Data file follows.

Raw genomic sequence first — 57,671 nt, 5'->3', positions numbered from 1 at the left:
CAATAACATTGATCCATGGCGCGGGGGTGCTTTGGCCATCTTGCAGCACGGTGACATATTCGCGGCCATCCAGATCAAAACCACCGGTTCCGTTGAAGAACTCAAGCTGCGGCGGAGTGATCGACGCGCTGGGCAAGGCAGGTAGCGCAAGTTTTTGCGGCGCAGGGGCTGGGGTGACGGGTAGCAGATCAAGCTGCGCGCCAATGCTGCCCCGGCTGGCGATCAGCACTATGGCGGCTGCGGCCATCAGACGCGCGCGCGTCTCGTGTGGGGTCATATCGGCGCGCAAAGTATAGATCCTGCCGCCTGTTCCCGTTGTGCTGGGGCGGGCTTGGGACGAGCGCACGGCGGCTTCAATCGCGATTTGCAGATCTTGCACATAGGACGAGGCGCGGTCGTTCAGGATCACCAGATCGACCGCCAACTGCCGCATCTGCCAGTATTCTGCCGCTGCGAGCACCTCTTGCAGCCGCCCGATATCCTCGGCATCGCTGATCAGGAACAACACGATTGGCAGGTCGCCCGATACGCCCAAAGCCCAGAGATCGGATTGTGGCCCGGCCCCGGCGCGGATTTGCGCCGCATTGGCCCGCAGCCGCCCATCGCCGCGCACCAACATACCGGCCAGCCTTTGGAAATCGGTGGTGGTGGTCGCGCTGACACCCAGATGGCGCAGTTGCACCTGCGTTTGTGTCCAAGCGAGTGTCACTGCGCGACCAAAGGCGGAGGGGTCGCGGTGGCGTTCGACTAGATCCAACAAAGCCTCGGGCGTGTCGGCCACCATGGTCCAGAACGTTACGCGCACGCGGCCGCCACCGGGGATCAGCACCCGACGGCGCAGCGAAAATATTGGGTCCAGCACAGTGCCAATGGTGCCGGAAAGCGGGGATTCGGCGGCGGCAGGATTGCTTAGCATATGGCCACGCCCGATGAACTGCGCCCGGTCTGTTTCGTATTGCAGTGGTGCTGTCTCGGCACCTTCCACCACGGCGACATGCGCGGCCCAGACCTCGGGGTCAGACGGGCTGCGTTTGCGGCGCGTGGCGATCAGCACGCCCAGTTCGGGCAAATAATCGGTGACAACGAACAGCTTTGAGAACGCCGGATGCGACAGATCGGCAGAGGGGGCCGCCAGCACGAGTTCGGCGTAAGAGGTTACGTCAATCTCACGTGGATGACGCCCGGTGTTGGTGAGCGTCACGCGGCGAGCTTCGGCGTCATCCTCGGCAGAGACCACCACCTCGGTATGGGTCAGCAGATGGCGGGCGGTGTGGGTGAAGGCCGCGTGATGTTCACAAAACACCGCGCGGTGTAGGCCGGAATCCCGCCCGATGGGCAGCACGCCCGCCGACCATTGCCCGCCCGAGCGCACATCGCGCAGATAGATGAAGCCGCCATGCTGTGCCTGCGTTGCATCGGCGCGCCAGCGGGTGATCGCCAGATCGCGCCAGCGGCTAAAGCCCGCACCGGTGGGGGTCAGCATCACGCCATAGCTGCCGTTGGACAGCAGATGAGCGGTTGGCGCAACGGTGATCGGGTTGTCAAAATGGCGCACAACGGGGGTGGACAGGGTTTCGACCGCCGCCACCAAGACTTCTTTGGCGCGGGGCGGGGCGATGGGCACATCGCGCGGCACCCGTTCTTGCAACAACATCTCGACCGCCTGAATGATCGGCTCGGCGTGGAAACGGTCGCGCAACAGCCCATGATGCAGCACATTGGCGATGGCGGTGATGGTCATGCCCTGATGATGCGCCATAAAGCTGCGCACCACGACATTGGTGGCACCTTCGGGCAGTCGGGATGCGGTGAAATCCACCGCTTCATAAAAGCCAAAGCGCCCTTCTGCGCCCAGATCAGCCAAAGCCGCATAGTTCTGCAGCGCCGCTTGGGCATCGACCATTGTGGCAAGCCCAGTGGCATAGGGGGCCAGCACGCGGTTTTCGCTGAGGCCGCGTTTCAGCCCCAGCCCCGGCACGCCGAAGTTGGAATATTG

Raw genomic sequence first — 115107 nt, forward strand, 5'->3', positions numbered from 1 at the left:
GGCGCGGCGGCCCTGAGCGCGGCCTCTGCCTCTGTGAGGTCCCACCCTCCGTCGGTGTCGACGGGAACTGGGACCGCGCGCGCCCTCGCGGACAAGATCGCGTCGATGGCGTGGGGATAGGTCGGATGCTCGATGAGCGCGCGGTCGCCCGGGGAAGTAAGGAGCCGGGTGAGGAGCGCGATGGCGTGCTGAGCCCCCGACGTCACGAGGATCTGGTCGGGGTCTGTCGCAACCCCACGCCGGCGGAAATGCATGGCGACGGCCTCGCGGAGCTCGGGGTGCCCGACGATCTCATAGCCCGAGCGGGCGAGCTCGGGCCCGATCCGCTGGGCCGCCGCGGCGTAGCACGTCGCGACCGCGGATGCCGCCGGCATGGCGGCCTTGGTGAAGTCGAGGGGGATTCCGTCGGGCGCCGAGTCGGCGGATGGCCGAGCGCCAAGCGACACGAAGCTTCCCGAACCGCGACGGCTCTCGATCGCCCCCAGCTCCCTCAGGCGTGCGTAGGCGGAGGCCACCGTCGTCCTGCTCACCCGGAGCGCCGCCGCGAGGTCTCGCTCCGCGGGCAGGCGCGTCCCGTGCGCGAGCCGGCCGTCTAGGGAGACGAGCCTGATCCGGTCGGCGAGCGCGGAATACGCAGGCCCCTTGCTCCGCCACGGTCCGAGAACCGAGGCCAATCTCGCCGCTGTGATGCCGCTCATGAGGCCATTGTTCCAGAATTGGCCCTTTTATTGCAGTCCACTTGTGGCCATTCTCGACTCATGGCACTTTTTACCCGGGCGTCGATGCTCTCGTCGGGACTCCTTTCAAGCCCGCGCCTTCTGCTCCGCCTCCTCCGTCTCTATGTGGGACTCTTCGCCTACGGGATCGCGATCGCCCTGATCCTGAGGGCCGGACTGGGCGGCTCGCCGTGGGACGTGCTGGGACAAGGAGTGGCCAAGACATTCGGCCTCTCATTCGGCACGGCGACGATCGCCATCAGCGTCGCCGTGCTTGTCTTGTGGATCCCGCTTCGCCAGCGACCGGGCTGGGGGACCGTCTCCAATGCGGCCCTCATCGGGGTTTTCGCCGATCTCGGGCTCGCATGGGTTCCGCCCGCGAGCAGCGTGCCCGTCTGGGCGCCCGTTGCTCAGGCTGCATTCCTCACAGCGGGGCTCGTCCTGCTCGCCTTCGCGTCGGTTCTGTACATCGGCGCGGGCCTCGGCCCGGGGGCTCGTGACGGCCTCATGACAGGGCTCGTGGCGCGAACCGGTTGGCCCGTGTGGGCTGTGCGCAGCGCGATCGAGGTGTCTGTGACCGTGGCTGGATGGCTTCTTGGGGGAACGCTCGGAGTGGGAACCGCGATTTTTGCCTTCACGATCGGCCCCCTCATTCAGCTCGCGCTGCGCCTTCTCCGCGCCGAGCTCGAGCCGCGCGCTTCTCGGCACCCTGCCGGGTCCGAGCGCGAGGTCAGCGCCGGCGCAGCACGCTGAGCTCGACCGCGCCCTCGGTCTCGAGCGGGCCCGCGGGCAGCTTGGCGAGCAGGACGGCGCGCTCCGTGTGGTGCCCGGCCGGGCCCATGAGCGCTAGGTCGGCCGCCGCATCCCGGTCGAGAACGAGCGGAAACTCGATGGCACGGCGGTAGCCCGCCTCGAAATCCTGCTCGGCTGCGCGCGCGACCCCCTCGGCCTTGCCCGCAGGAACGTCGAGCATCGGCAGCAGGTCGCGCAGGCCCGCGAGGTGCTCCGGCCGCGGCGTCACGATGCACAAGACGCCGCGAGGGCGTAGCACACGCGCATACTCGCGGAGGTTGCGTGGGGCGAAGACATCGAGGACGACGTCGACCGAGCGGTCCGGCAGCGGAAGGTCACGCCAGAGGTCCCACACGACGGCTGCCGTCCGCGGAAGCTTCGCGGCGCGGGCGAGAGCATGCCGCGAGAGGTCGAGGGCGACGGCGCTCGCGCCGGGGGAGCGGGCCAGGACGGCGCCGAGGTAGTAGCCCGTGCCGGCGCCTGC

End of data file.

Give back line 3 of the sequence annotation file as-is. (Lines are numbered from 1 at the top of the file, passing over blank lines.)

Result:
Raw genomic sequence first — 115107 nt, forward strand, 5'->3', positions numbered from 1 at the left: